Prior to the season, I wrote an article in which I warned fantasy owners to stay away from Yovani Gallardo on draft day. I cited his velocity decline, his decreased strikeout rate, his decrease swinging-strike rate, and his increasingly-ineffective curveball. I mentioned how he could experience a bounce-back season, but the right-hander would need to reverse a couple of those worrisome trends.
After a trio of starts this year, however, Gallardo has thrown the ball brilliantly. He’s tossed a quality start in every outing. He owns a 0.96 ERA and 2.23 FIP, and the Milwaukee Brewers have won all three of his starts. He also has a .333 OBP at the dish, which is largely irrelevant, but I love when pitchers aren’t inept at the plate and it does mark the first time the hurler drew a walk since 2011.
So, where did the preseason analysis go awry? To put it differently, where has Yovani Gallardo shown improvement and what didn’t I see coming into this season?
The overall trends remain. The strikeout rate is down, the velocity hasn’t returned, and the swinging-strike has gotten worse. However, I can confidently assert that I didn’t foresee the 28-year-old re-fashioning himself as a pitcher. A couple years ago, he was a power, strikeout pitcher who appeared on the cusp of ace-hood. In 2014, we’re witnessing a pitcher adjust his approach on the mound to cope with declined stuff. In short, Yovani Gallardo has essentially transformed himself into a traditional low-strikeout sinker-baller. And he’s finding significant success in doing so.
I don’t mean to suggest a simplistic analysis in which we merely cite a lower strikeout rate and a lower walk rate and talk about him pitching to contact. It’s more than that. Gallardo clearly understands his stuff has declined to the point that he won’t miss many bats; thus, he’s relying more on his fastball and getting ground-ball outs. Furthermore, he’s pounding the strike zone more often than he has in recent seasons. That’s what I mean when I say Gallardo is changing the way he pitches. He’s not working to get to his curveball and rack up the strikeouts anymore. He’s not nibbling as much. He’s leaning on his fastball — cutting it a bit to the left side of the plate and sinking it a bit to the right side of the plate — and allowing hitters to put the baseball on the ground more often than ever before in his career.
We’ve seen the ground-ball rate increase for Gallardo in recent years, as he’s incorporated a slider more into his repertoire, but it’s taken a significant jump yet again in 2014.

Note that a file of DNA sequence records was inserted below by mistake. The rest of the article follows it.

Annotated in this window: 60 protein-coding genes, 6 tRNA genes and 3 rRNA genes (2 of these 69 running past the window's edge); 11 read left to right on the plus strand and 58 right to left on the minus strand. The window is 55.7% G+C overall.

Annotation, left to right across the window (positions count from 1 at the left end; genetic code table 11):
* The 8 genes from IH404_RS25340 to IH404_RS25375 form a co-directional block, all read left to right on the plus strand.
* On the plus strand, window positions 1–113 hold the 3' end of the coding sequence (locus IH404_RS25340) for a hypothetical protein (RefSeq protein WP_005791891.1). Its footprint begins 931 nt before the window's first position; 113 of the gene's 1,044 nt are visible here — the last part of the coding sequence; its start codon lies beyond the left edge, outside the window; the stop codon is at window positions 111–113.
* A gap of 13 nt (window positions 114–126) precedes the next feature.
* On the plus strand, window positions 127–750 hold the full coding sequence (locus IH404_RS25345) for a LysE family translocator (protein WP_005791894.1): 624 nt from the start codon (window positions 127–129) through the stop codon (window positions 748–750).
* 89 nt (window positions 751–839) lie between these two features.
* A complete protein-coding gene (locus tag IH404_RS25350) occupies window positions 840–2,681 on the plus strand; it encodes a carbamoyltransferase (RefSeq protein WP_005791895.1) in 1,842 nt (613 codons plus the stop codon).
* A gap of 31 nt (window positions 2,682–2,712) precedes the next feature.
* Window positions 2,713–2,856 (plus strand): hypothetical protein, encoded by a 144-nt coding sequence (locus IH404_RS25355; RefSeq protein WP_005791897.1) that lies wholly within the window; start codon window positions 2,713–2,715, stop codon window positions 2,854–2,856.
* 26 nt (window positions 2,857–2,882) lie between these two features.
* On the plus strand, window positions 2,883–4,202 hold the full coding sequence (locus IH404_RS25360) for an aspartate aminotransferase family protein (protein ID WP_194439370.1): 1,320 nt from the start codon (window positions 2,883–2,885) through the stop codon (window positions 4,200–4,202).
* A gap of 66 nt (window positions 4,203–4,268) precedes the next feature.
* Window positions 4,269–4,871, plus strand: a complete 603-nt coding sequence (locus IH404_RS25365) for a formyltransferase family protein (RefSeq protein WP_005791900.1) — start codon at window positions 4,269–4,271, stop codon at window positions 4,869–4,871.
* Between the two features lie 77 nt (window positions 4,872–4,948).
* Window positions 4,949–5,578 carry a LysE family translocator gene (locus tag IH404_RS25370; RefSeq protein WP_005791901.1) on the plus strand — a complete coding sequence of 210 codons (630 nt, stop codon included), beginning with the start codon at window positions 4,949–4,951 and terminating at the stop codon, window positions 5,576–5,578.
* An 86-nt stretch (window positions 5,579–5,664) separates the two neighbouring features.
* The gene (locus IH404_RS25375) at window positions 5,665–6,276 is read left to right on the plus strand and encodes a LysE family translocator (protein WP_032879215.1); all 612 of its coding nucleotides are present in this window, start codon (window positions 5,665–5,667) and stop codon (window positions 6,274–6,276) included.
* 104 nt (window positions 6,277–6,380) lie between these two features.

|Year||YoGa GB%||Lg GB%|
In fact, his 2014 ground-ball rate is essentially identical to that of Justin Masterson, one of the quintessential sinker-ball pitchers in Major League Baseball right now. He’s throwing his fastball more often than he has in recent years, but more specifically, he’s throwing his curveball less often. He’s almost strictly been a fastball-slider pitcher this year, which has been a huge part of his increased ground-ball rate.
If one moves to his plate discipline statistics, though, one cannot help but cringe. His swinging-strike rate has fallen to 5.1% — the worst of his career, by far — and he’s only getting guys to swing at 22.3% of the pitches out of the zone, again the lowest mark of his career (outside approximately 20 innings in 2008). His contact rate has risen to a career-high at 85.7% and his contact rate inside the strike zone is a startling 94.7%. It’s understandable that one would shy away from Gallardo going forward based on these numbers, but I’m beginning to think this is part of the plan. Rely on the fastball and ground ball. Move the fastball. Keep it low in the zone. Induce weak contact. In essence, be a sinker-ball pitcher.
In terms of fantasy production, Yovani Gallardo is perhaps a bit more attractive at this point, but his profile isn’t very exciting. He doesn’t appear to be a good source of strikeouts, so his entire value will be tied in his ratios and the unpredictable win statistic. Best-cast scenario, fantasy owners are looking at Gallardo providing value close to the ’13 Andrew Cashner or the ’13 Hiroki Kuroda. That’s certainly valuable, but perhaps not the top-tier performance for which one would hope, considering his name recognition and early-season performance.
The important thing to remember with Gallardo is that if he’s truly transforming himself into a low-strikeout, high-grounder type pitcher (a sinker-baller), he’s going to be heavily reliant on BABIP and his infield defense. In other words, his expected performance will be more variable. He’ll have days when grounders find holes and he’ll have days when his pitches aren’t placed on the corners and down in the zone, and he won’t have the raw stuff to battle through those days and miss bats to compensate. But if he can continue to throw the baseball as he has the last couple outings, he could be a nice fantasy pitcher throughout the remainder of the season. Much more valuable than I thought he would be coming into the year.
Then again, I didn’t think we’d be talking about a completely different pitcher than we were a couple years ago. Baseball is a game of adjustments. Yovani Gallardo is learning how to be effective with declined stuff, and in a pure baseball sense, that’s beautiful to watch. Even if it is unexpected.